Tunstall’s CTO wants to build the Porsche 911 of telehealth

Gary Steen joined assistive technology provider Tunstall Healthcare as its group chief technology officer (CTO) in August 2021, having previously been managing director for technology at telecommunications provider TalkTalk.

The move was motivated by his desire to bring expertise across sectors, to work for a British technology company, and to fulfil his own social purpose amid the so-called Great Resignation. And as CTO, Steen’s mission was to bolster Tunstall Healthcare’s teams and talent, drive business speed and accessibility, and support Tunstall’s ambitious visions of future healthcare.

A technology strategy for distributed healthcare

Founded as a small television repair shop in Doncaster, South Yorkshire, Tunstall has evolved from offering warden intercom systems to telehealth services over its 65 years. Elderly people originally used Tunstall-Byers to summon help in an emergency by transmitting alarm calls over the public telephone network before Tunstall moved into telecare and telehealth in the early 2000s.

Today, the company is at the intersection of the health, housing and social care markets, employing 3,000 and supporting millions of people across 19 countries, from offering phones, alarms and communication systems to remote patient monitoring services.

With the firm now shipping approximately one million devices per year, and leveraging AI and data analytics capabilities to deliver cognitive care — so healthcare providers can better detect whether someone’s health is about to deteriorate — Steen sees a different kind of health and social care emerging.

Gary Steen

“With the pressures on the NHS and healthcare across the EU, it’s clear that the future is not everybody going to hospital to have care,” says Steen, who also sits on the Tunstall executive board. “It’s got to be a wider distributed healthcare system. Hospitals are going to be important in the future, but healthcare homes are going to be increasingly important too,” equating the move from hospitals to distributed healthcare as similar to information being held in libraries to being widely available on the Internet.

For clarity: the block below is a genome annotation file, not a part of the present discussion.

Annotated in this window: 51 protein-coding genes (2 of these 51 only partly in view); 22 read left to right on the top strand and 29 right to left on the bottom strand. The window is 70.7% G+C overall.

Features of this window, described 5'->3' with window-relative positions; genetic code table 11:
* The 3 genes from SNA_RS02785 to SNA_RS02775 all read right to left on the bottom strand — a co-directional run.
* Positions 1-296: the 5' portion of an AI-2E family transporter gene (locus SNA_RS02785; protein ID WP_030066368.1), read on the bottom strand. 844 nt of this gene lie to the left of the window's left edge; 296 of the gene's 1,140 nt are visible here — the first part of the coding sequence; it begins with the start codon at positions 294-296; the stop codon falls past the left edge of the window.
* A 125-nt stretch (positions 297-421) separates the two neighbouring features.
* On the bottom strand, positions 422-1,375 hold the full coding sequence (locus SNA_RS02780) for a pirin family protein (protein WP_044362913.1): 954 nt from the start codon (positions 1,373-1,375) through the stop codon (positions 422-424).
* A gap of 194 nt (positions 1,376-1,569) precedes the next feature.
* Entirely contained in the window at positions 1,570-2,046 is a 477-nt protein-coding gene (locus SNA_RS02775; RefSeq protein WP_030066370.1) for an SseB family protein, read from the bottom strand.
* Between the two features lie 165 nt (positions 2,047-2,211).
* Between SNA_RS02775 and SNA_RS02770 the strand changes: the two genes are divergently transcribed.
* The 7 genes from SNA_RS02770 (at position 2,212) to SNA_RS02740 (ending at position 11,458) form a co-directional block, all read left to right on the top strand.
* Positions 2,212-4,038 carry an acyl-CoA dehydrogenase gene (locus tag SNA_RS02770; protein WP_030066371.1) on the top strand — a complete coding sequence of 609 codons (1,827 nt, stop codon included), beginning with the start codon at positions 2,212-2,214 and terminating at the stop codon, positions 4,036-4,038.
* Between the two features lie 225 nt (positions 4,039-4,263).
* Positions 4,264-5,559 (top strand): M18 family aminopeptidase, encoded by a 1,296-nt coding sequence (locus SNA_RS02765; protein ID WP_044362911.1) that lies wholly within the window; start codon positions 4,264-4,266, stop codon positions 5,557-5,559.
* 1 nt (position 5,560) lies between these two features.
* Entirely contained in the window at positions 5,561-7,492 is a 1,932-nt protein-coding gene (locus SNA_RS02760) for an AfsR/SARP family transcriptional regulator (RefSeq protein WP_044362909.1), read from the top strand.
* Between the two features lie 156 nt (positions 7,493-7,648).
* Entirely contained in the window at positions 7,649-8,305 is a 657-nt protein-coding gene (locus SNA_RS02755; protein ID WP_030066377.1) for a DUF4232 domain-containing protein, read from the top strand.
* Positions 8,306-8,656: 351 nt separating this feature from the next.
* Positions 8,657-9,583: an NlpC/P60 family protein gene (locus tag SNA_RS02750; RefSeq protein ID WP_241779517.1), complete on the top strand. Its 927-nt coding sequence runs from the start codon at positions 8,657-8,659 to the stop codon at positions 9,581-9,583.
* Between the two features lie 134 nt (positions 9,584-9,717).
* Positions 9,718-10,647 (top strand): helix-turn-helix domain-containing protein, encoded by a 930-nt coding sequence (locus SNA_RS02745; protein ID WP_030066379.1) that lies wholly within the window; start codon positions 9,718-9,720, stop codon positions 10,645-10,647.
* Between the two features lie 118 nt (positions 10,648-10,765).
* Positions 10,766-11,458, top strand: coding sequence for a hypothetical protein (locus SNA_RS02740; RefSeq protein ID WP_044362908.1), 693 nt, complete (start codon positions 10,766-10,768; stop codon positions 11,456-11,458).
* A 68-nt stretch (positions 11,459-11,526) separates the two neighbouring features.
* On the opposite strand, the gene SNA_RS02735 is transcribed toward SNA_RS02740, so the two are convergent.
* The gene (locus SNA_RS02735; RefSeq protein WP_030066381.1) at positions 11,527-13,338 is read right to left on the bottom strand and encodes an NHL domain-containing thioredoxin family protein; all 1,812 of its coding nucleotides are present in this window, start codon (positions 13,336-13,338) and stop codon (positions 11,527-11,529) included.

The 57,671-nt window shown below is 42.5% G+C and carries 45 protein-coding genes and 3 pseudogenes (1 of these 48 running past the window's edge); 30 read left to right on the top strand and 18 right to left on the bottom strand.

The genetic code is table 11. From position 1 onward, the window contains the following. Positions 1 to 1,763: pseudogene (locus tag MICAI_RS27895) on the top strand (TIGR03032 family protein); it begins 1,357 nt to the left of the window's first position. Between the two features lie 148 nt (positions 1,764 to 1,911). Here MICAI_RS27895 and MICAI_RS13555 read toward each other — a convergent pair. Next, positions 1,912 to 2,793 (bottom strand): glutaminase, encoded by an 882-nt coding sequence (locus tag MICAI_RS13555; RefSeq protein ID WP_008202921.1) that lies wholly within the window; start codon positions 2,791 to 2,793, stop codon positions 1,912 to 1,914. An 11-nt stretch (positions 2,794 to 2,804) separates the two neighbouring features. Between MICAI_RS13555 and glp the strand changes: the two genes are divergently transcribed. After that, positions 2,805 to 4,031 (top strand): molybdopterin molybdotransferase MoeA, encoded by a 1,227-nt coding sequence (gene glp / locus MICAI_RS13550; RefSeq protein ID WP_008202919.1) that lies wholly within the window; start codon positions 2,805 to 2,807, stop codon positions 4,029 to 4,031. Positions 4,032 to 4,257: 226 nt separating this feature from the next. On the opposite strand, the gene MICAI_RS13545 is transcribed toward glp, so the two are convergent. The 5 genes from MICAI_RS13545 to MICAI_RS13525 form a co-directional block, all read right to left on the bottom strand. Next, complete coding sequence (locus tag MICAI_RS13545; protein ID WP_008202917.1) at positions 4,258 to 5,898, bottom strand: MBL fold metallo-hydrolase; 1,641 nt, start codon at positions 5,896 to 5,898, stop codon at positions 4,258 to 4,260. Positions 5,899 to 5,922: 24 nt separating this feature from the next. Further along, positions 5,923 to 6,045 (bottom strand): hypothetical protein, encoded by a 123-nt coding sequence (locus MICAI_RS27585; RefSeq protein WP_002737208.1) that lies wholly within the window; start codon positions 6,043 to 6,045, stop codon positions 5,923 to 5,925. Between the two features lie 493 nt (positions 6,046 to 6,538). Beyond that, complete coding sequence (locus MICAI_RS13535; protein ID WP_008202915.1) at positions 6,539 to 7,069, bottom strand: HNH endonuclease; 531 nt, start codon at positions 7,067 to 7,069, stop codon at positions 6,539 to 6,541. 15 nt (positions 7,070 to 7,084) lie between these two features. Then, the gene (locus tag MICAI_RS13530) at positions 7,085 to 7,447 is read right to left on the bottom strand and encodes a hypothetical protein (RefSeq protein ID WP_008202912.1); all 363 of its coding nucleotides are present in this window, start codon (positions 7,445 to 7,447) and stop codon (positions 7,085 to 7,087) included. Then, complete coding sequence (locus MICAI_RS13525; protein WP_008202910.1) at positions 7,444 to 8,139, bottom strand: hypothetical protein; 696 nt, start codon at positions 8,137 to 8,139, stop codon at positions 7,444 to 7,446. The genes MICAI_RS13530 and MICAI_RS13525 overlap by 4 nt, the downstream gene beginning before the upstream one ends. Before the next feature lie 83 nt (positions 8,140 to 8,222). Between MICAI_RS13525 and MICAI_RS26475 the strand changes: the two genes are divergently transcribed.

Such visions for the future are underway through the advent of telecare and telehealth, services which Tunstall offers. The company works with health, social care, retirement and housing providers to provide technology-enabled care solutions, allowing people to live independently at home or in residential or social care settings — including those living with dementia, as well as those with learning and physical disabilities.

So Steen has a critical role to play. As CTO, he is responsible for leading the innovation and development function worldwide, and for solutions and products developed out of Tunstall’s technology delivery centres in the UK, Sweden and Germany.

With an increasingly distributed technology team of 200 spread across Europe, he sees his role as equipping tech teams for future challenges, and linking technology strategy back to Tunstall’s products and services.

But it remains early days. When he joined the firm in August 2021, Steen’s 90 day-plan revolved around listening and learning from the different business units prior to developing a technology strategy, which outlined Tunstall’s direction of travel in three core areas: its products, the technology structure of the business, and how it would operationalise so products and services could be taken to market.